This should mean bad news for Vladimir Plahotniuc’s nominally pro-European incumbent Democratic Party. But in fact, Plahotniuc and Dodon are likely to continue their mutually beneficial political cooperation (see EDM, November 14, 2016; January 10, 2018). Despite his own party’s opposition (Timpul.md, August 14), President Dodon recently signed a controversial fiscal package adopted by the Democratic Party, granting fiscal amnesty and decriminalizing certain economic crimes, along with a citizenship-for-cash bill that Dodon had promoted last year as a way for Russian businesspeople to obtain visa-free travel to the European Union, despite EU concerns (RIA Novosti, March 17, 2017; Newsmaker.md, July 30, 2018). This helps explain why a Putin advisor suddenly welcomed Moldova’s Association and Trade Agreement with the EU as an opportunity for Russian businesses (Moldstreet.md, August 29), in spite of Russia’s strong criticism of the deal in the past (Timpul.md, June 19, 2014). In turn, speaker of parliament and Plahotniuc protégé Andrian Candu welcomed the recent appointment of Dmitri Kozak as Putin’s trade envoy for Moldova (Europalibera.org, July 19, 2018).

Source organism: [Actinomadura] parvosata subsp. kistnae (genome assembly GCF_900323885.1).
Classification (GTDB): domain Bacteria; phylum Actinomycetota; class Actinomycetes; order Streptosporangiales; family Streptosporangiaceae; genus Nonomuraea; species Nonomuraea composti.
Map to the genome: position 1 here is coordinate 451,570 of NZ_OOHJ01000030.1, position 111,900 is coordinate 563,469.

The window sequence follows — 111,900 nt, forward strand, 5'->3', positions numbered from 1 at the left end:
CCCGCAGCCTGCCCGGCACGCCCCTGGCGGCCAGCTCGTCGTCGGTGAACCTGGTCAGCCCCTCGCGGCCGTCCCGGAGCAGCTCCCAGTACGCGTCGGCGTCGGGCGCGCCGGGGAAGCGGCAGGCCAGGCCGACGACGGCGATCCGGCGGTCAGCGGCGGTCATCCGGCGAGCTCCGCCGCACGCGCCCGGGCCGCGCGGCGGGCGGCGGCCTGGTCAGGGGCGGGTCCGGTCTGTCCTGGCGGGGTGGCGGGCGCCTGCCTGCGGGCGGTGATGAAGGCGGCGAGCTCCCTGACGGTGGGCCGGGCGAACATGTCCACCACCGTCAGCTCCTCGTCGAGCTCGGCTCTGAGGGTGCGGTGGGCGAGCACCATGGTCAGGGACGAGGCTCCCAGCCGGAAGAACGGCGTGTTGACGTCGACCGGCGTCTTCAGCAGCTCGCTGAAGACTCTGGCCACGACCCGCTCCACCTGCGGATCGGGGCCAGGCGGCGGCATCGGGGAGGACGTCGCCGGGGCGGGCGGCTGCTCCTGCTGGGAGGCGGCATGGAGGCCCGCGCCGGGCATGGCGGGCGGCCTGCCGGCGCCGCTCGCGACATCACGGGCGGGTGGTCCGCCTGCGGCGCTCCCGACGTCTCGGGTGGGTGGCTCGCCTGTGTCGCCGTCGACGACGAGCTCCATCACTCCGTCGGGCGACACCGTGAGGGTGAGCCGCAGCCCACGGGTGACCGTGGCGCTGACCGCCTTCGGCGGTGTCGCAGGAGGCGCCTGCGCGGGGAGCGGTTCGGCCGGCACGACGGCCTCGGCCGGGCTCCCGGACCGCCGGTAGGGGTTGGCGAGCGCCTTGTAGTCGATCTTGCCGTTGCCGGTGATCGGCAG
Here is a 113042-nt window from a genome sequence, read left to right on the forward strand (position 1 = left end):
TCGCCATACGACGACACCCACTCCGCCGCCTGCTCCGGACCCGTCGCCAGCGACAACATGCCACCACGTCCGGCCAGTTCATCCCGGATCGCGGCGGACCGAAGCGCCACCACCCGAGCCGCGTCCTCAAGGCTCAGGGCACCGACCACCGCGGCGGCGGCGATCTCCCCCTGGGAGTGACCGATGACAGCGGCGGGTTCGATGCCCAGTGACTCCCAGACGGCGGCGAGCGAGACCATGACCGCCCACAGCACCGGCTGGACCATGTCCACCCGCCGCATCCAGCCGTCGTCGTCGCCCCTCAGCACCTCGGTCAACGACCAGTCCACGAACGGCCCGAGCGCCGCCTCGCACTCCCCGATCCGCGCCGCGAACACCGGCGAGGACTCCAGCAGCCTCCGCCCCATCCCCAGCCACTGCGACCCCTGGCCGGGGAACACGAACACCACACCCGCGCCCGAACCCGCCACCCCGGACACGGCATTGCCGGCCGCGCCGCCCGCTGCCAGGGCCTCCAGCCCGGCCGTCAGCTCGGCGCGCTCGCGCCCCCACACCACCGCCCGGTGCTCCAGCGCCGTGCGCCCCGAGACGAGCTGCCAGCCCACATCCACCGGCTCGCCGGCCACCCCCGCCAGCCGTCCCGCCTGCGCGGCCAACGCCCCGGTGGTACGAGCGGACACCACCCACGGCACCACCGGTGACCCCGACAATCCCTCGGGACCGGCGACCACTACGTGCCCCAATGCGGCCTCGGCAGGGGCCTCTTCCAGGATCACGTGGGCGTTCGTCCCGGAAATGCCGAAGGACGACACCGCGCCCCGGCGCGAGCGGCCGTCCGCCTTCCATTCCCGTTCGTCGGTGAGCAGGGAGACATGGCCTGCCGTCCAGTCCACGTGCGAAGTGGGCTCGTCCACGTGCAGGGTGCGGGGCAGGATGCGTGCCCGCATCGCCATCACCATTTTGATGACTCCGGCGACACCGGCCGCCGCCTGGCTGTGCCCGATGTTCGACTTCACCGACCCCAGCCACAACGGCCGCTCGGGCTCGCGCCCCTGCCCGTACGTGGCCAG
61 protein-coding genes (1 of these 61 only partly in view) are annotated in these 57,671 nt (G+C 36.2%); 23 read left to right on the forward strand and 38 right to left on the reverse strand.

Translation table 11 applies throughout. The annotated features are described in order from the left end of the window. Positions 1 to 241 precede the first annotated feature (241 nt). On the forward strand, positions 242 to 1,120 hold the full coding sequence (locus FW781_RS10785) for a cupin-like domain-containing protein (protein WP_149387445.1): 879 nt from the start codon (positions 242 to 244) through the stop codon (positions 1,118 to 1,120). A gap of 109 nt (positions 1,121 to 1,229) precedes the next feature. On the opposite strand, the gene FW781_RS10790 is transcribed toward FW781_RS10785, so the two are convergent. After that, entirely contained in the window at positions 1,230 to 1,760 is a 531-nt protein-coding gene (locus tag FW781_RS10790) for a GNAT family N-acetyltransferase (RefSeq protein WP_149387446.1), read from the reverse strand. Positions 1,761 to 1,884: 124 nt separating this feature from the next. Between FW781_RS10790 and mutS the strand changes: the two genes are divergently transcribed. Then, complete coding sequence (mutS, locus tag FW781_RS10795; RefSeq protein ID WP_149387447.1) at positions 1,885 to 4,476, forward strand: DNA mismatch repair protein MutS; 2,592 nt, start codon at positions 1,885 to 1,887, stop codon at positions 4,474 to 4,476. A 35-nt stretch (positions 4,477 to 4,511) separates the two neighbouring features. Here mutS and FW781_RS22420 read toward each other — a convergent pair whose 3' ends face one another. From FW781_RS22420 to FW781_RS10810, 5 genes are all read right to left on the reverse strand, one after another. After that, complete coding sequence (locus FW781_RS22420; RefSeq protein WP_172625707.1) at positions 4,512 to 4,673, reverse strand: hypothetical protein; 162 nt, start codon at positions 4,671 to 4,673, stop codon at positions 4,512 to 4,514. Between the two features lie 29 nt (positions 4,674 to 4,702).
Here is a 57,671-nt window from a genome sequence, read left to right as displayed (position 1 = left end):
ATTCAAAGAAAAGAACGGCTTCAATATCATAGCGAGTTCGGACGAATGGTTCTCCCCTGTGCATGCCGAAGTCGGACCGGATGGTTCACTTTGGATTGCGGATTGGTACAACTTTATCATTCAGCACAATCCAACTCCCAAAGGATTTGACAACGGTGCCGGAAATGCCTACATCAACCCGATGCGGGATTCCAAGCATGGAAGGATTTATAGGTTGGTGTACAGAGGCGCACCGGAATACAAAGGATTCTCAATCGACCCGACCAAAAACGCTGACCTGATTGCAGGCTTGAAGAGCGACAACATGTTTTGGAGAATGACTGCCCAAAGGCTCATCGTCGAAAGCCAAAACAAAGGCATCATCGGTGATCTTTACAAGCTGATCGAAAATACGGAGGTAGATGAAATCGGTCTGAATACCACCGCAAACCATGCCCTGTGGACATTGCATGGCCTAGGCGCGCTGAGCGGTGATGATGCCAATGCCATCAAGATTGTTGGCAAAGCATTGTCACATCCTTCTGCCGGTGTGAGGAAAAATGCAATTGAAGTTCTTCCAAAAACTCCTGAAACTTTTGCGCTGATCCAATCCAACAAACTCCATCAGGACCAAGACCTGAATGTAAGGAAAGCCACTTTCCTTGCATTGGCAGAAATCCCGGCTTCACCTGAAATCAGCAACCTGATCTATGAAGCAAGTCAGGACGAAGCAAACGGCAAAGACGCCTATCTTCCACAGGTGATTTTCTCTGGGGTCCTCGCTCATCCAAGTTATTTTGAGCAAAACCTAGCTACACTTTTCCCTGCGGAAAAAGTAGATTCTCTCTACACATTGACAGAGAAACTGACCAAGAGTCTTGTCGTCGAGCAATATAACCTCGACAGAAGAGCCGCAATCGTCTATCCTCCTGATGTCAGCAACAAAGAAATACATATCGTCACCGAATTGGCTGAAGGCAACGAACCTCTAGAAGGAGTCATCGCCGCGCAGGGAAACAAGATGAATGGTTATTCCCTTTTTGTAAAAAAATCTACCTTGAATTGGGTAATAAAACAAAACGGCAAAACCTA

As Vladimir Plahotniuc continues to cling to power, the EU has begun to resist his geopolitical blackmail and increasingly rejects his anti-democratic tactics. Consequently, he is de facto cementing his political partnership with Igor Dodon, which will likely force Moldova closer to Russia, against the wishes of the majority of the country’s citizens hoping for a European future (Iri.org, July 16). At the same time, such an outcome will prove deleterious for Ukraine, which is also desperately fighting off the Kremlin’s embrace.